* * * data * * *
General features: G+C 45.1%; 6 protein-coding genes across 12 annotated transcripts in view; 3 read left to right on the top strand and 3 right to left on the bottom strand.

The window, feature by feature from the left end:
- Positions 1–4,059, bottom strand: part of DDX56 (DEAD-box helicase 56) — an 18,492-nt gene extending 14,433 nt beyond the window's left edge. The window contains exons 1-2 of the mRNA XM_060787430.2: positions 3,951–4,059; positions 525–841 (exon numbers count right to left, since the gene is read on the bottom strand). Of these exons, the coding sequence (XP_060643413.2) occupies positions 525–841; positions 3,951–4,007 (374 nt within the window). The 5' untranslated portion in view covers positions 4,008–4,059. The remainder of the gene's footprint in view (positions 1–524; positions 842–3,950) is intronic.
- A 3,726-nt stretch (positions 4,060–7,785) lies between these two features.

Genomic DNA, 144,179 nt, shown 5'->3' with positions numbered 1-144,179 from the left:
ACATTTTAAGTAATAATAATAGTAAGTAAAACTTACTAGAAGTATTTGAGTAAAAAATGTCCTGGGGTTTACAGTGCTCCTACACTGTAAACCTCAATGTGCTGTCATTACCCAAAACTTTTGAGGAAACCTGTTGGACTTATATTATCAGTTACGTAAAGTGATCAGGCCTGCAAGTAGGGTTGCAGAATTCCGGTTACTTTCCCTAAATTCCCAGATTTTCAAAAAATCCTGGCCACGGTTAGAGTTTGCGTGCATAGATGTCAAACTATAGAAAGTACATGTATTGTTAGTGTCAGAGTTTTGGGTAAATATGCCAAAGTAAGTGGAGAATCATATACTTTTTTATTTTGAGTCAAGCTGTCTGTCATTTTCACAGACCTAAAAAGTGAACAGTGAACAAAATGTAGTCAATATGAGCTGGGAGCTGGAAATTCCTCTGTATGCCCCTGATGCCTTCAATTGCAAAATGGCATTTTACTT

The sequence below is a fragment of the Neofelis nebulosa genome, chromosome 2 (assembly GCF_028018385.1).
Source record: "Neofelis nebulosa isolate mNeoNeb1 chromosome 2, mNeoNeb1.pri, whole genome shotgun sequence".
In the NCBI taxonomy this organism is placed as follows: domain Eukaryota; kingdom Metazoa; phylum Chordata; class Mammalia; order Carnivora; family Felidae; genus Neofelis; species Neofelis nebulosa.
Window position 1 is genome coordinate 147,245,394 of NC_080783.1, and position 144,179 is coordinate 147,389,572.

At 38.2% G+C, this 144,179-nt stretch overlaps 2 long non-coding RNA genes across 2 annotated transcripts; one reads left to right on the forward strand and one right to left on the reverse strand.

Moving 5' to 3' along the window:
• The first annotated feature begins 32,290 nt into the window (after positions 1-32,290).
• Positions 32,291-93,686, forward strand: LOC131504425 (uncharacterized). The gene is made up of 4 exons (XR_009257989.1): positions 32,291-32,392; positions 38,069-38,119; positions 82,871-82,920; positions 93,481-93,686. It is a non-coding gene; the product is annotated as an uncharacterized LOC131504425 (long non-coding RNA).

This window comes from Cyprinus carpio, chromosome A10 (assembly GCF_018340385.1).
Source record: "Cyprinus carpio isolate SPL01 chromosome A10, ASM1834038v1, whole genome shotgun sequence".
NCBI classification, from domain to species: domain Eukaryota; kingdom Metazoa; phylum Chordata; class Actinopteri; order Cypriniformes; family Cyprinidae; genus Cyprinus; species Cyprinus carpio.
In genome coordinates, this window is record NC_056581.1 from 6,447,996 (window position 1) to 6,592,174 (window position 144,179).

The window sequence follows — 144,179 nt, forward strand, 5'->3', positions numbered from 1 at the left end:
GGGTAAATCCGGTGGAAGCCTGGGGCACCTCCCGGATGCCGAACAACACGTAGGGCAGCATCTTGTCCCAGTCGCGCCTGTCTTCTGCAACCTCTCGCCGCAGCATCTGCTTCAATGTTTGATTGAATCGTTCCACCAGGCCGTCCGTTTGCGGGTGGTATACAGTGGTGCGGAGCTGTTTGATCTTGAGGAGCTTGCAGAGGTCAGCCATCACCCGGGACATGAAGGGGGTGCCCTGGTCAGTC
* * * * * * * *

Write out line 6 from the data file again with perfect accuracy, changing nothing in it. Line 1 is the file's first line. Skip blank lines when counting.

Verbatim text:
ACATTTTAAGTAATAATAATAGTAAGTAAAACTTACTAGAAGTATTTGAGTAAAAAATGTCCTGGGGTTTACAGTGCTCCTACACTGTAAACCTCAATGTGCTGTCATTACCCAAAACTTTTGAGGAAACCTGTTGGACTTATATTATCAGTTACGTAAAGTGATCAGGCCTGCAAGTAGGGTTGCAGAATTCCGGTTACTTTCCCTAAATTCCCAGATTTTCAAAAAATCCTGGCCACGGTTAGAGTTTGCGTGCATAGATGTCAAACTATAGAAAGTACATGTATTGTTAGTGTCAGAGTTTTGGGTAAATATGCCAAAGTAAGTGGAGAATCATATACTTTTTTATTTTGAGTCAAGCTGTCTGTCATTTTCACAGACCTAAAAAGTGAACAGTGAACAAAATGTAGTCAATATGAGCTGGGAGCTGGAAATTCCTCTGTATGCCCCTGATGCCTTCAATTGCAAAATGGCATTTTACTT